When you’re an artist, it’s not just a job, it’s your identity. Watermedia artist Deanna Weinholtz was always drawing as a young girl. She credits one of her aunts, who is also an artist, as her inspiration. "I looked up to her and we always talked about art when she came to visit," Weinholtz says.
Her work is informed by weekends and summers spent at Redwing Cottages, the summer resort built by her great-grandfather on Lake Chemong, located two hours north of Toronto, Ontario.
"A lot of my inspiration comes from being outside; there was no television at the cottage until I was in high school, so we had to find our own entertainment," says Weinholtz. As a child and teen, she spent her time at the cottage watching the Northern Lights, lying on the beach at night looking at the stars, and sitting by the lake listening to the water lap against the rocks lining the shore.
"A lot of my water-themed paintings are inspired by this," says Weinholtz. "When we go out there now, once we get past Toronto and get into the countryside, I feel peaceful and that I am home."
Weinholtz graduated from Buffalo State College with a degree in graphic design and worked in that field for several years before her husband John and she started a family. "I was always doing something artistic, even when raising the kids; making floral arrangements, dressmaking, and more." Now that her three kids are grown, it’s come full circle, she says.
"Drawing and painting are my artistic outlets; it’s not just a job, it’s who I am."
Weinholtz’s art, which features seascapes and landscapes, can best be described as Representational Abstract; realistic, but not; it’s bit looser than realism. She uses optical mixing of her paints, mixing her colors in thin layers on the painting, rather than on a pallet. When working with acrylic paints, she uses them almost like watercolors, adding layer upon layer to create depth and dimension, sometimes using her fingers and rags as tools to achieve the effect.
When she paints during the day, she plays loud music and dances and sings. "I feel joy while I paint!" In the evening, she puts on more mellow classical or Italian music and draws. "Drawing is my happy place," says Weinholtz. Her in-home art studio was designed and built by Weinholtz and her father.
Buyers identify with the themes in her paintings, for example, sunsets over water. "Many people go to the same place for vacation every year; some will say, ‘That painting reminds me of__’".
Art as therapy
Two years ago, when she and her husband took a trip to Italy to celebrate their thirtieth anniversary, Weinholtz was injured while touring Pompeii. She fell three feet off an elevated area, fracturing her spine and breaking both her wrists, an injury that would be bad for anyone, but devastating for an artist.
Weinholtz spent almost a year recovering while working with an occupational therapist and then a personal trainer. While she was first recuperating from wrist surgery and had casts on, she spent her time playing DVDs of her favorite artists at work and studied color theory and design. Once the casts came off, she had to wear splints, which she took off only for therapy and drawing. However, her wrists were still fractured, and drawing was painful. Her therapist encouraged her to paint, rather than draw, but Weinholtz insisted on drawing because it calmed and centered her.
As she healed, her therapist continued to encourage her to paint with large brush strokes to help regain movement in her wrists and fingers. She finally decided to try painting with watercolors. Her first painting was In Un Prossimo Futuro this means "in the near future" in Italian. It was based on the last photo she took in Italy before she fell. This painting won "People’s Choice Award" in the Buffalo Society of Artists Member’s Exhibition.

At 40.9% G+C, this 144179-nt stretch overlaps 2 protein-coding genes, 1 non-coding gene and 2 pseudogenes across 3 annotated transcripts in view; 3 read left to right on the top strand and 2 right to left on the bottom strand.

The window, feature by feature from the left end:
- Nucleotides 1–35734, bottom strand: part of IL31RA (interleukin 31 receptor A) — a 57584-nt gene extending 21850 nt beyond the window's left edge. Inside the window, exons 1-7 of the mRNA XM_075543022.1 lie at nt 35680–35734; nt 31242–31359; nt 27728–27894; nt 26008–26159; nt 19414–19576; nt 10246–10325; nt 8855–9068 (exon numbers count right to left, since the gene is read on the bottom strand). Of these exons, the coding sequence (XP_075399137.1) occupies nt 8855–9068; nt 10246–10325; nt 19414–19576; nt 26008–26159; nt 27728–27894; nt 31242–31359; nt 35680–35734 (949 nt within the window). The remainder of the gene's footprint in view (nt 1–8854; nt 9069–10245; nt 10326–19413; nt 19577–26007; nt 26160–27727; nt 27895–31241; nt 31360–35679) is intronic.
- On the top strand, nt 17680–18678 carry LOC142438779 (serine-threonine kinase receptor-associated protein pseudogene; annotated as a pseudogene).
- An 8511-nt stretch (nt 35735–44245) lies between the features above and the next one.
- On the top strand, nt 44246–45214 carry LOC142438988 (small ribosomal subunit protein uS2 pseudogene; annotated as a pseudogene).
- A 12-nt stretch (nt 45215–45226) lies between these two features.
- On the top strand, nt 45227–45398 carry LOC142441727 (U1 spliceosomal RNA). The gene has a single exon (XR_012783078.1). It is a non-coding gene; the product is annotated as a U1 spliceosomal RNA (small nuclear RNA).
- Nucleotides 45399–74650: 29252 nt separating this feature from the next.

"While the fall was bad, it actually was the best thing to happen to me, because it caused me to reevaluate my life. I met amazing therapists who helped me; friends and family stepped in; and I was able to get back to the basics with my art and strengthen my art skills."
"I never saw myself as a teacher," says Weinholtz. But, when she was invited to give a demonstration to the Niagara Frontier Watercolor Society, she agreed to do it. "I was terrified to speak in front of people and was nervous at first about painting in front of my peers for two hours. However, once I got started, I relaxed and thoroughly enjoyed it." During intermission, people came up to her and asked if she taught classes. "I heard myself saying, ‘Why, yes, yes I do!’"
Weinholtz normally teaches classes at the River Art Gallery and Gift Shop (www.riverartgalleryandgifts.com) in North Tonawanda, where she is a resident artist, as well as at Hyatt’s on Elmwood Avenue in Buffalo. (www.hyatts.com). This spring, due to the pandemic, she was unable to continue in-person classes for current students, so she experimented with teaching online classes on Zoom.
Her work was included as part of 20/20 Vision: Women Artists in Western New York at the Castellani Art Museum, (www.castellaniartmuseum.org) on the campus of Niagara University and she was selected to be an exhibitor in the 100 American Craftsmen 50th Golden Anniversary Show at the Kenan Center, Lockport, which was canceled due to the coronavirus pandemic, but has artist work available online at www.100americancraftsmen.com. Weinholtz also submits her artwork to local, regional, and national art shows and has won several local and national awards.
To find out more about Deanna Weinholtz and to see examples of her artwork, visit her website www.deannaweinholtz.com.
Christine Smyczynski is the author of Explorers Guide Buffalo Niagara Falls and Backroads & Byways of Upstate New York.